Aidan Lynch talks to Business & Finance about his plans for the future of GSK.
Global, research-based healthcare company, GSK has deep ties in Ireland, employing 1,600 people across four different sites, and is the fourth largest employer in the pharmaceutical sector.
Aidan Lynch, is the vice president and general manager, GSK Pharmaceuticals Ireland, and has been with the company since 2001.
Lynch says there are three words that describe his leadership approach: “Honest, direct and values-based. I think my team would say I am very approachable and absolutely sign up to an open door policy.”
Outside of work, Lynch is a keen sailor and he says he is a firm believer in setting direction. “My job as a leader is to set the course for my team but then let them get on with it. How they do this though is really important to me. GSK makes its business decisions based on its values of patient focus, integrity, transparency and respect. This is hugely important to me and is a moral compass that guides my leadership style.”
According to Lynch, GSK has an inspiring mission of helping people to do more, feel better and live longer.
“Working with my team and helping them develop as leaders is a big part of my job. Once goals are defined and agreed, success then is largely in their hands. Its my job to help clear the way for them and ensure they get all the support and development they need to succeed,” he explains. Lynch also believes that if you want to be successful, its important to surround yourself with talented people.
There are lots of ways we can work with the government to help ensure this doesn’t happen, but firstly we need to all agree that early access to innovative medicines is a shared goal
Currently, there are a number of challenges for Irish healthcare and there are clearly many competing areas to resource. “In terms of medicines, there are a lot of conversations around their affordability,” Lynch says. “Our challenge is to reframe this conversation so we discuss medicines in terms of the value they bring to healthcare, rather than treating them as a pure expense. Science and treatments are improving all the time and we are finding new and better ways to treat, cure and in some cases prevent diseases.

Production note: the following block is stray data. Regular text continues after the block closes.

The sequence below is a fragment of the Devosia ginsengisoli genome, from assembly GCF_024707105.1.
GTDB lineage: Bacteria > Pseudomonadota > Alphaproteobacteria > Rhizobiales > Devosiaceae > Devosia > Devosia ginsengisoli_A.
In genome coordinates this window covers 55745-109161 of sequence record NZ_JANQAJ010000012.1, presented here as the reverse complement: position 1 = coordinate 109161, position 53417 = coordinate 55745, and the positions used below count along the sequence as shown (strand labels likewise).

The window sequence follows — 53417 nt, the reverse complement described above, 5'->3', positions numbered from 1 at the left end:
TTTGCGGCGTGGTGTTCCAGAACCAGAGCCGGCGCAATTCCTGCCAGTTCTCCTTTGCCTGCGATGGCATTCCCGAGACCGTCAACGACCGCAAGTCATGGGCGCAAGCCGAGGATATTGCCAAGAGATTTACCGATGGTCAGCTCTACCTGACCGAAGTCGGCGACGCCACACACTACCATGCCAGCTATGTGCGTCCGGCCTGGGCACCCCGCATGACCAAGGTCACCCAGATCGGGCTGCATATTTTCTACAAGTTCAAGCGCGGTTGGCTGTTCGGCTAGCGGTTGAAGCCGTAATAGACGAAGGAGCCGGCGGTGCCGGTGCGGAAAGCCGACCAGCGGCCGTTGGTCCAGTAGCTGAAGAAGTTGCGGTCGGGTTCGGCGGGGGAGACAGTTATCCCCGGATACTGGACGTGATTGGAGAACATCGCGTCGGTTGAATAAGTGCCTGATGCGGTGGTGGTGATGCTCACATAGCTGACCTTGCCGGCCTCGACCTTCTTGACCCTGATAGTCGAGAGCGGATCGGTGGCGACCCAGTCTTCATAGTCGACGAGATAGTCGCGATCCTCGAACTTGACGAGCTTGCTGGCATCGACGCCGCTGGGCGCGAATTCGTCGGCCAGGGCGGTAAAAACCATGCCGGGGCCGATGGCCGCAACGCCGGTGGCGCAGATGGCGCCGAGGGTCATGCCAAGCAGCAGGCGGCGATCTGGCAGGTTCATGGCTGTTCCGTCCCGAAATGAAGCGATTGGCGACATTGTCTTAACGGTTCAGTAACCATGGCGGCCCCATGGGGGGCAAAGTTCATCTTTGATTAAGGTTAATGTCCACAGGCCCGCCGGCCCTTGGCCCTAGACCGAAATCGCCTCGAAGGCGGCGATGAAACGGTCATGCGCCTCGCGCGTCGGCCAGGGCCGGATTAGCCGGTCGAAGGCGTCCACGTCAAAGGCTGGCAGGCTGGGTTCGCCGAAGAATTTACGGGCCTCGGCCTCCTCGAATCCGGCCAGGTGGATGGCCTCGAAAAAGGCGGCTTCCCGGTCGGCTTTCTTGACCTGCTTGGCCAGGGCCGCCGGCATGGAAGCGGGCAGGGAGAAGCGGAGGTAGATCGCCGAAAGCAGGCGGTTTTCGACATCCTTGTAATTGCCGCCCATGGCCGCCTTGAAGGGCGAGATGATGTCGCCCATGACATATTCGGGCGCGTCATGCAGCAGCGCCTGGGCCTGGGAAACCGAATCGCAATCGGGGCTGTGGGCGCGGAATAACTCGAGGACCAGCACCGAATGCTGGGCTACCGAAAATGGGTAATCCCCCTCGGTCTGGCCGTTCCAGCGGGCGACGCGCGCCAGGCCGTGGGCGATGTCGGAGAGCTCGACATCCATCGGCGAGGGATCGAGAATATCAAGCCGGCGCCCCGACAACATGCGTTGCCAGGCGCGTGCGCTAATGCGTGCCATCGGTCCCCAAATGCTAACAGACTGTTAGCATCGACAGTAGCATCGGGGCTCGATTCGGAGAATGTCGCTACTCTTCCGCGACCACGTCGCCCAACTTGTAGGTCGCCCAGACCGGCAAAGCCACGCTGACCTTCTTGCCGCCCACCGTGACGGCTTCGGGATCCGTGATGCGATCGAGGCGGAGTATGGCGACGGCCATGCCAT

“But there is no point in companies like GSK researching and developing these innovative new treatments if patients ultimately cannot get them. There are lots of ways we can work with the government to help ensure this doesn’t happen, but firstly we need to all agree that early access to innovative medicines is a shared goal.”
When it comes to defining and measuring success, Lynch says: “I’m an accountant and former finance director, so old habits die hard. The first place I look on a Monday morning is the numbers. We are ultimately accountable to our shareholders so we need to continue to grow and adapt and play our part in the global GSK strategy, and commercial success is clearly a big part of that.”
However, Lynch also maintains it’s not all about the numbers and that there is a wider purpose.
“GSK is of course looking to be commercially successful but its also looking to challenge the role a healthcare company can play in the world. Going back to values again, things have to be done the right way so we can all be proud of our success.”
According to Lynch, GSK has undergone massive change in the last 10 years and the company has had to restructure a number of times in response to changes in the healthcare environment.
“The Irish economy is back growing again so I hope that healthcare expenditure can also return to growth in line with GDP as we all recover slowly,” Lynch explains.
“It has been a challenging number of years for the pharmaceuticals industry, so it is a testament to Aidan Lynch and his team at GSK that the company continues to develop and make available innovative new medicines and vaccines, while also developing new products,” Jim Dowdall, CEO of GloHealth concludes.
Business & Finance, A View from the Boardroom
A View from the Boardroom, in association with GloHealth, features Ireland’s leading decision makers in business – those who provide effective leadership and are capable of understanding potential risks.